I've used both the Seekoutside style baffle and the Kifaru spark arrestor/baffle. I've had substantially better experience just using the spark arrestor baffle. Seekoutside sells them as well.
« Last Edit: June 03, 2021, 07:47:53 PM by Shawn Ryan »

Offline Shawn Ryan

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Re: Best wood burning back pack tent stove
« Reply #4 on: June 03, 2021, 07:46:27 PM »
You didn't ask, but I'll throw out this advice about stove pipes that Wayne Nicol @trueshaftarchery posted in an IG conversation. His advice mostly regards stove jack placement, but some of his advice relates to pipe length as well and is a factor you'll have to decide on. I agree with most all of his advice:

Always exit the pipe as close to the ridge line or apex of the tent as possible, for the following reasons:
1. Keep as much pipe in the tent for as long as possible, to keep as much radiant heat inside the tent, and not outside the tent.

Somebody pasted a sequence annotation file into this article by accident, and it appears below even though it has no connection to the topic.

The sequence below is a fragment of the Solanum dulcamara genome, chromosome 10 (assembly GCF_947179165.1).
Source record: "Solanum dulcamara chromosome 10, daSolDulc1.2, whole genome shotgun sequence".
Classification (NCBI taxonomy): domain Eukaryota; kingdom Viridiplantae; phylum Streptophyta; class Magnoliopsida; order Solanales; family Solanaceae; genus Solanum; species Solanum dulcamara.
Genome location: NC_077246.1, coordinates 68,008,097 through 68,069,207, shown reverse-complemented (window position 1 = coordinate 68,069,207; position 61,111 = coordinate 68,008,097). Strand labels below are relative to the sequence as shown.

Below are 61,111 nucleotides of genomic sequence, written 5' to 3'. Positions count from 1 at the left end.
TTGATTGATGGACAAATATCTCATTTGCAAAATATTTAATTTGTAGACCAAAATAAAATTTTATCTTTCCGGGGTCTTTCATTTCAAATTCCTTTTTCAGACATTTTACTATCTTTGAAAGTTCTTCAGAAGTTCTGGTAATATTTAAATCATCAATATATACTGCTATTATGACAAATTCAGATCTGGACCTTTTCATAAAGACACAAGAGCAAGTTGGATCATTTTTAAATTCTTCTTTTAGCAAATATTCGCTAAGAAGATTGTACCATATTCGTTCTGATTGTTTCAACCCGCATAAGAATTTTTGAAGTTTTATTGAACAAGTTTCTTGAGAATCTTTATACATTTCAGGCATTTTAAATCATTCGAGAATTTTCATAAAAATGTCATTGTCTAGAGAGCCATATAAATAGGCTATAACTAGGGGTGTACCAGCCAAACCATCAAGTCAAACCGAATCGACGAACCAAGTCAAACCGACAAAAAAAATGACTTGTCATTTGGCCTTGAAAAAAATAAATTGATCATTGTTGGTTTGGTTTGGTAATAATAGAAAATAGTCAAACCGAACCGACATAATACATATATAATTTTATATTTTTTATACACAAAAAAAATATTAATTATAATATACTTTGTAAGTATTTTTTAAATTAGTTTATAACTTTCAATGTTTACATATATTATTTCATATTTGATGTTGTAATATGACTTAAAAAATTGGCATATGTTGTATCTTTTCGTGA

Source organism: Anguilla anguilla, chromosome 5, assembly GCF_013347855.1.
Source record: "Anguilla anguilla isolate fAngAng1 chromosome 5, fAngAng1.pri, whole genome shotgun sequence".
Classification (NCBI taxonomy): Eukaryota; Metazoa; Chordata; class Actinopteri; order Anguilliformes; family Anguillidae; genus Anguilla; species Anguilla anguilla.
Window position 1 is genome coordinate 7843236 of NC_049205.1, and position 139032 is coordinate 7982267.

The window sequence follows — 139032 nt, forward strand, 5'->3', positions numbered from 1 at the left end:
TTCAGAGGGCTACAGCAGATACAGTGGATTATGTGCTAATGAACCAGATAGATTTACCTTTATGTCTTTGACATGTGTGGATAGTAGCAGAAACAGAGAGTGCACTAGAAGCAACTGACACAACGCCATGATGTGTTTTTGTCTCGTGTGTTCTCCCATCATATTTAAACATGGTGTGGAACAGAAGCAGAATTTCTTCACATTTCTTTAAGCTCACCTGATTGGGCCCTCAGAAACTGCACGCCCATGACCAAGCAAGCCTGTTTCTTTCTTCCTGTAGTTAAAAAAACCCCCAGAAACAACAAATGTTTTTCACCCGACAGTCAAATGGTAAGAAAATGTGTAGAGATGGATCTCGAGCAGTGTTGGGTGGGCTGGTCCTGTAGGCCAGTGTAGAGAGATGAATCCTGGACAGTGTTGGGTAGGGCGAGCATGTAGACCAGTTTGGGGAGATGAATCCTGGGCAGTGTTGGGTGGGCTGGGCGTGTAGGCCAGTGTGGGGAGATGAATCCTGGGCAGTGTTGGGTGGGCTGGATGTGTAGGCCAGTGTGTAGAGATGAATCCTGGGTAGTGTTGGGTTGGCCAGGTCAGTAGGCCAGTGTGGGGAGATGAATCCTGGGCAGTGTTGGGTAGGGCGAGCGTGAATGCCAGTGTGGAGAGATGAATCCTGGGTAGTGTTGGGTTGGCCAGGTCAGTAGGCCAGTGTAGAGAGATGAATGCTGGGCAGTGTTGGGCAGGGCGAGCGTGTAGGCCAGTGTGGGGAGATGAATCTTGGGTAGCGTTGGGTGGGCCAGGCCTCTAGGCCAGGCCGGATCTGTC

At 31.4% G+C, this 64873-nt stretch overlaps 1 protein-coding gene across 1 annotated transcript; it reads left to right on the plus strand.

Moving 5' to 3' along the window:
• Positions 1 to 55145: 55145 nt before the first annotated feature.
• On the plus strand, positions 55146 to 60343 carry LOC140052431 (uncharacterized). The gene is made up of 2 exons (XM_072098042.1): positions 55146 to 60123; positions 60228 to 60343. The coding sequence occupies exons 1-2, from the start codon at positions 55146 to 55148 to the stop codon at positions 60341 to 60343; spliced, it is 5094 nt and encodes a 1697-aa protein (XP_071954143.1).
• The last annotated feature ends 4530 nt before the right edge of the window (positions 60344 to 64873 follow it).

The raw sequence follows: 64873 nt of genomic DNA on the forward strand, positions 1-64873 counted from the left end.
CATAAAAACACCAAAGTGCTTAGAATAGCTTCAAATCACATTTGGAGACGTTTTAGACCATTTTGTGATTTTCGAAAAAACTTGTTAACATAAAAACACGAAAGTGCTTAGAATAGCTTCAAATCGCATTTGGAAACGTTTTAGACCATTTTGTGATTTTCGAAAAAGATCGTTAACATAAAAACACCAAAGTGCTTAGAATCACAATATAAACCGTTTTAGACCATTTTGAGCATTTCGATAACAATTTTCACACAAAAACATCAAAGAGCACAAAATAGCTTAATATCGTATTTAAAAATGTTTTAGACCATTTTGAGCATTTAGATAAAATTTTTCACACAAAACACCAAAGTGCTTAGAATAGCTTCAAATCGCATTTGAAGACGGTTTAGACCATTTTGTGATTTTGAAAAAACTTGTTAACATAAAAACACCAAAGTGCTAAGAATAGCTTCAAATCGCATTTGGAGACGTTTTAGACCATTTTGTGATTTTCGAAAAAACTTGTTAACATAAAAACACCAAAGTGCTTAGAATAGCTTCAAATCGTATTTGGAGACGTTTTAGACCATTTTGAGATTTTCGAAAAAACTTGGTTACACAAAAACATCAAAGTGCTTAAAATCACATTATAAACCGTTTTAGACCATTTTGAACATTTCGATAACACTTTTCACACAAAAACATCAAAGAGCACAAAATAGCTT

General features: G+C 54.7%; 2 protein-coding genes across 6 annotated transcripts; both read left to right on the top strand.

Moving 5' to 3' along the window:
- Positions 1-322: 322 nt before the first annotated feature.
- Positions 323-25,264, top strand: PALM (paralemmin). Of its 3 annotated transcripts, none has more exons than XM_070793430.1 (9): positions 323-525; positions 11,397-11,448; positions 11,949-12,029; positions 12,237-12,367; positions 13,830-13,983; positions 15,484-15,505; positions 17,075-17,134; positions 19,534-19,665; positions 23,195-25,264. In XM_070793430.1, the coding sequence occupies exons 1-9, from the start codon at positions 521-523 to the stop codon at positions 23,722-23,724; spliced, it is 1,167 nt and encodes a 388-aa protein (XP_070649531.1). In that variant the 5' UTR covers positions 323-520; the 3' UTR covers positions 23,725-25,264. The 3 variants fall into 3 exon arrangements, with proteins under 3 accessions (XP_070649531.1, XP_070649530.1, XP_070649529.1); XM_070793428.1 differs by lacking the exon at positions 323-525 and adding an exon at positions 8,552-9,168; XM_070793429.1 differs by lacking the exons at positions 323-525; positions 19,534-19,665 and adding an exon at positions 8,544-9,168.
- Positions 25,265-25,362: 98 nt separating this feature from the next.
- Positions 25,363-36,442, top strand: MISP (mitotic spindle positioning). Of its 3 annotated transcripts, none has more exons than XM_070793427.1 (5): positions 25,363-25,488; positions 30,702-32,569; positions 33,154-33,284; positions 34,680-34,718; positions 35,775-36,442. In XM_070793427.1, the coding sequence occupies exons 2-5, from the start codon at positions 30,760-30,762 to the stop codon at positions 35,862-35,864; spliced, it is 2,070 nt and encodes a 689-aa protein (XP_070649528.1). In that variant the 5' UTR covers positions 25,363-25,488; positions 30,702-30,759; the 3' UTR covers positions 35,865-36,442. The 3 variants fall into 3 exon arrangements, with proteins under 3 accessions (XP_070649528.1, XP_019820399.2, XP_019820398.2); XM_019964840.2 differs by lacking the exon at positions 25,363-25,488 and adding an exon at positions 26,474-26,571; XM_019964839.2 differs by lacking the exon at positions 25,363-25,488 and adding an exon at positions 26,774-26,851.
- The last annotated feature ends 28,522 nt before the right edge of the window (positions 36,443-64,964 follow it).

2.keeping the pipe warmer for as long as possible will ensure the exiting smoke is warmer, it will carry up higher, and less chance of hot embers on your tent.
3. A warmer pipe and higher smoke velocity will reduce the risks of your pipe creosoting up. Especially if you have a spark arrester on the mouth.
4. With less pipe exposed there wonít be the need to guy out your pipe. If your tent shell moves in a wind, and your pipe is guyed out you will buckle and dent the lightweight pipes.
5. The greater the distance from the exit hole to the stove top will mean that in a blow, the flexion and the angle of the pipe to the stove will be less pronounced.
6.the mouth of the pipe always needs to be higher than the ridge line or apex of the structure, reason being that in a wind a negative pressure or downward rotor forms on the lee side of the ridge, that rotor can actually blow down the pipe, with the pipe higher, there is direct air movement over the mouth of the pipe, creating a bit of a Venturi effect, that if anything, will assist with the stove drawing properly.

I have a long pipe that ends almost 2' beyond my peak and I've never had flexion issues. Notice that WapitiTalk's pipe ends well above his peak, too.

Offline Limhangerslayer

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Re: Best wood burning back pack tent stove
« Reply #5 on: June 03, 2021, 07:59:34 PM »